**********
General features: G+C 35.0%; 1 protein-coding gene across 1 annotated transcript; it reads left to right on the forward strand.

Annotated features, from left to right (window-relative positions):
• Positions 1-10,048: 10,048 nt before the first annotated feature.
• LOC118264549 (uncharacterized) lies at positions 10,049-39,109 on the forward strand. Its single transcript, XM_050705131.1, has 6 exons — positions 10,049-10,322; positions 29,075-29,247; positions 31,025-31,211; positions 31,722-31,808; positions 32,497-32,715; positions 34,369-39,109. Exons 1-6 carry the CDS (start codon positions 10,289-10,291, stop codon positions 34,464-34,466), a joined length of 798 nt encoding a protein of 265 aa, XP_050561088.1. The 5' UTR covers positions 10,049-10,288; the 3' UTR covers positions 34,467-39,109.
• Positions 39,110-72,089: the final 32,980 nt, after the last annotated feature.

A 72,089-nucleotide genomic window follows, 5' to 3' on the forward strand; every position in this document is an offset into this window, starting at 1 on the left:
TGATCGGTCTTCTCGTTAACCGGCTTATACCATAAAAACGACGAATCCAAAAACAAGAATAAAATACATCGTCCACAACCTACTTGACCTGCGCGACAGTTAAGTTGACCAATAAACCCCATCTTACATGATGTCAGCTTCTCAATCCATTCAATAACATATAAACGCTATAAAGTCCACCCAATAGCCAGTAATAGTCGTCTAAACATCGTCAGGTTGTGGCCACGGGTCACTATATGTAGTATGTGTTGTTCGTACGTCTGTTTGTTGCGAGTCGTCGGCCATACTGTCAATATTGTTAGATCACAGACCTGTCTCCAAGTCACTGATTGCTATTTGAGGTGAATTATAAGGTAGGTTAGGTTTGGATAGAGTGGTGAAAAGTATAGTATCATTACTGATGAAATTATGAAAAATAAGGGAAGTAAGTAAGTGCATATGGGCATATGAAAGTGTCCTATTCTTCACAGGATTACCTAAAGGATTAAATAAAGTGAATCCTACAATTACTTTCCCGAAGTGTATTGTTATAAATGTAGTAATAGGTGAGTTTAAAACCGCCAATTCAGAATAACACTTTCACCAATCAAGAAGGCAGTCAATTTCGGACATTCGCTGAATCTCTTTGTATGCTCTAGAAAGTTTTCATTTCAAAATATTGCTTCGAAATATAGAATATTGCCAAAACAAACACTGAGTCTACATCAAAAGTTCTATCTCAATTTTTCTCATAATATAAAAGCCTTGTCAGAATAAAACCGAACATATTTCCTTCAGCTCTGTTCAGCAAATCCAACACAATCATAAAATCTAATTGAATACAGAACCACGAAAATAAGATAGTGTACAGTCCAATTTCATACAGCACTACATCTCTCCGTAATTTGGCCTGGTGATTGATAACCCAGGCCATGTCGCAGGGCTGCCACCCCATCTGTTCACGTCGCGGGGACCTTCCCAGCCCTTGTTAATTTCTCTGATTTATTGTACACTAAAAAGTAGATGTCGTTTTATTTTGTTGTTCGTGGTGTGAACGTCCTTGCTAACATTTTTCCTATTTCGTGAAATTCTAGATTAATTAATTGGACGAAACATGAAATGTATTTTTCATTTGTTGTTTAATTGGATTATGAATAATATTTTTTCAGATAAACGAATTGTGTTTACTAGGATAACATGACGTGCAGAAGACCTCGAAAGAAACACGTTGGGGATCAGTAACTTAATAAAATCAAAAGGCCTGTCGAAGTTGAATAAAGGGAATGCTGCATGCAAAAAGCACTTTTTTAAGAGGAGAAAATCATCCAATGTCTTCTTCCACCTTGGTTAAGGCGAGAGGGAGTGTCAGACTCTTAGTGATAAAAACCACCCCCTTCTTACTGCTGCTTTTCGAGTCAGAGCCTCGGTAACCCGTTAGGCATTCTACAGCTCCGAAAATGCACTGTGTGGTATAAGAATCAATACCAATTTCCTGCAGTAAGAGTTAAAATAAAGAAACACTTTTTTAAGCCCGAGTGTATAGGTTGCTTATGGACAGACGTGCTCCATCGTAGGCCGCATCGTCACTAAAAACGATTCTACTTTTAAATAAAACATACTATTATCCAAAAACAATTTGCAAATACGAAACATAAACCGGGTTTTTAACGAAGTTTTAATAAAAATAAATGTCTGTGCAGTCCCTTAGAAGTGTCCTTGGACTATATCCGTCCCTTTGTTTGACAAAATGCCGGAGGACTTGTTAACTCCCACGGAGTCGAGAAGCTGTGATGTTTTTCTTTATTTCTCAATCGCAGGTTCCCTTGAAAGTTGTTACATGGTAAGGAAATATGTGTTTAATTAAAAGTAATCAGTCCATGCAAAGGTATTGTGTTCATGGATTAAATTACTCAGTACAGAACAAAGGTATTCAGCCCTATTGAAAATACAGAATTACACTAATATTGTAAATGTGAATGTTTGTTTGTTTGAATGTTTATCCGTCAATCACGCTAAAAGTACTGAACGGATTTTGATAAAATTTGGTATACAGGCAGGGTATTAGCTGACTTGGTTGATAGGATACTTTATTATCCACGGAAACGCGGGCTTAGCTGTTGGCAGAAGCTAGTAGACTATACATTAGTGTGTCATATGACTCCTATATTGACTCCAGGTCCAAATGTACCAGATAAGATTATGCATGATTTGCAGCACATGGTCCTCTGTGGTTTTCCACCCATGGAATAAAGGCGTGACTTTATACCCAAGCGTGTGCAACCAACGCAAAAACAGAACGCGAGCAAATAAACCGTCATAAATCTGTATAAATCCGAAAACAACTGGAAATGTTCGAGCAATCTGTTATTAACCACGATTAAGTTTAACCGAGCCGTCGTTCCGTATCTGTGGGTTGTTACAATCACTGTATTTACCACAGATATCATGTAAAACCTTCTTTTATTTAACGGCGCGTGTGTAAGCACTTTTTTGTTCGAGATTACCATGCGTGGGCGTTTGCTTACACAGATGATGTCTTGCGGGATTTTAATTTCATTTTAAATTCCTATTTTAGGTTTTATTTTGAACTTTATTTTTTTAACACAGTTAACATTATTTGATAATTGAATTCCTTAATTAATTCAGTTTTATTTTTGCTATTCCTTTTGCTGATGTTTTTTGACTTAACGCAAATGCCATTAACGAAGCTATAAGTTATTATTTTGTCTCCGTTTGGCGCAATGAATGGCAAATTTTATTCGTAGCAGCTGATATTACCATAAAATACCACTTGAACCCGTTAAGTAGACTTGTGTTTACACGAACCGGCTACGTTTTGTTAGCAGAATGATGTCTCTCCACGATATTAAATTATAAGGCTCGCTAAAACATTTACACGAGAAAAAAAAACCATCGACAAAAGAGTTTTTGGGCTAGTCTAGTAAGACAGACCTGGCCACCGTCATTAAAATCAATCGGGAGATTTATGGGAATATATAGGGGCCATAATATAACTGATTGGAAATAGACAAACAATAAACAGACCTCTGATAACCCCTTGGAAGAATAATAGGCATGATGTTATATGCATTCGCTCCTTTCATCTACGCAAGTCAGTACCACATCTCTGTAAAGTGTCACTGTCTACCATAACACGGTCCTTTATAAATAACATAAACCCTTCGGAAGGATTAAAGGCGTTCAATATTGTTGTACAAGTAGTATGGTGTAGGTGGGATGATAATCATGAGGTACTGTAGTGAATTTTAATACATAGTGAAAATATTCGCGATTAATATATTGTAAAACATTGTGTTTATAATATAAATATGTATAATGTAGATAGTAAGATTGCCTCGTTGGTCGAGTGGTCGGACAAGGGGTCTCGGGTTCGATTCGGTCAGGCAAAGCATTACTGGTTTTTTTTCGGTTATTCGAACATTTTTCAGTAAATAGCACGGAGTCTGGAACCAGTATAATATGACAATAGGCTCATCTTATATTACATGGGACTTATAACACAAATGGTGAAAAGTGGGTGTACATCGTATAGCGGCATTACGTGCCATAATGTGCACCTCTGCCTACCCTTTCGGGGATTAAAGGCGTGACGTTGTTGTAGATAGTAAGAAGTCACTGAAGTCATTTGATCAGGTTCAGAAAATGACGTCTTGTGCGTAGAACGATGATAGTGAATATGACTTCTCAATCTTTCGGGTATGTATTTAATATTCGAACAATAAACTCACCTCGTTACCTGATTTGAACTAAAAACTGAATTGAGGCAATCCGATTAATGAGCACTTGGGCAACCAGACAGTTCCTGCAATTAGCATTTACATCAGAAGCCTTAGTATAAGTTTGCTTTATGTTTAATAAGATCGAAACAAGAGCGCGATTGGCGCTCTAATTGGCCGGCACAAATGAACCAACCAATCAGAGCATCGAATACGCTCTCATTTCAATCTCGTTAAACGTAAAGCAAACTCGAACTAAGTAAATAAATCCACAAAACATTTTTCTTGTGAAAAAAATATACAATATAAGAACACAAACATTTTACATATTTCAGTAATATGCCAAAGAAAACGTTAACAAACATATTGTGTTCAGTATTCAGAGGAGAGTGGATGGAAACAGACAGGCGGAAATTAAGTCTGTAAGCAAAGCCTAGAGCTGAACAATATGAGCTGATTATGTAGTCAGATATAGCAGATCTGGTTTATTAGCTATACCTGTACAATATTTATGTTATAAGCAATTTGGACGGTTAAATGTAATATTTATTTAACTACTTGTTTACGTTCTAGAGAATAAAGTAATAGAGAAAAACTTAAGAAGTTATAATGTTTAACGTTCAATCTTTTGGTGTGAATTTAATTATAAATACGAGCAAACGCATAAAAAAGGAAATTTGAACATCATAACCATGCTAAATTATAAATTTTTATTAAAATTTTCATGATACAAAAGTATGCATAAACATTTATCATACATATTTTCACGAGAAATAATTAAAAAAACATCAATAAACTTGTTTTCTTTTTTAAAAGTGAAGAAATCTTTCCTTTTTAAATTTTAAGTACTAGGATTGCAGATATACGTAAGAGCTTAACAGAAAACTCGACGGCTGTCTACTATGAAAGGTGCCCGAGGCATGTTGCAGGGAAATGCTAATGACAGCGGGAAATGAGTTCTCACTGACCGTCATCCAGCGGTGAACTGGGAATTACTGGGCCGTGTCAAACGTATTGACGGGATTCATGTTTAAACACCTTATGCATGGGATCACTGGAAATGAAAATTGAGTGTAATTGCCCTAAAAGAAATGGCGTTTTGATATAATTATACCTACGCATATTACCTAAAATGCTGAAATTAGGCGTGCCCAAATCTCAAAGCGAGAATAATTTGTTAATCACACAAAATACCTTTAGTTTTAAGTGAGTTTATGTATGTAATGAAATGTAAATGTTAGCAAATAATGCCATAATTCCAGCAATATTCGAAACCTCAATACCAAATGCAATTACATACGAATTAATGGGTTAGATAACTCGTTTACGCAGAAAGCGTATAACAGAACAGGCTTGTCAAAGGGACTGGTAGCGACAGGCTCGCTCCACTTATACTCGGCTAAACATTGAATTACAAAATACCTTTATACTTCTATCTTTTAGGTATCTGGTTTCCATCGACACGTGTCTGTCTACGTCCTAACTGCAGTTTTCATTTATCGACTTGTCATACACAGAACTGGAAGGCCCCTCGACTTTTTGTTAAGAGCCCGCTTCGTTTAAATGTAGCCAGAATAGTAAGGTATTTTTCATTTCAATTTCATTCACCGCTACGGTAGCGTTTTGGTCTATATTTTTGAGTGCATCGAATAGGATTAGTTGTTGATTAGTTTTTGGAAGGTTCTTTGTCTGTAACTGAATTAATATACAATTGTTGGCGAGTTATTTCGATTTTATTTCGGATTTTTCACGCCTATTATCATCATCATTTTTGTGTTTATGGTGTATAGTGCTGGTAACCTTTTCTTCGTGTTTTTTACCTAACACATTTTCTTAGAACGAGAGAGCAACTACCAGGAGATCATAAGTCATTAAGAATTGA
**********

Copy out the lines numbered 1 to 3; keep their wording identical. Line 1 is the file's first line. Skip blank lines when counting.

General features: G+C 35.0%; 1 protein-coding gene across 1 annotated transcript; it reads left to right on the forward strand.

Annotated features, from left to right (window-relative positions):
• Positions 1-10,048: 10,048 nt before the first annotated feature.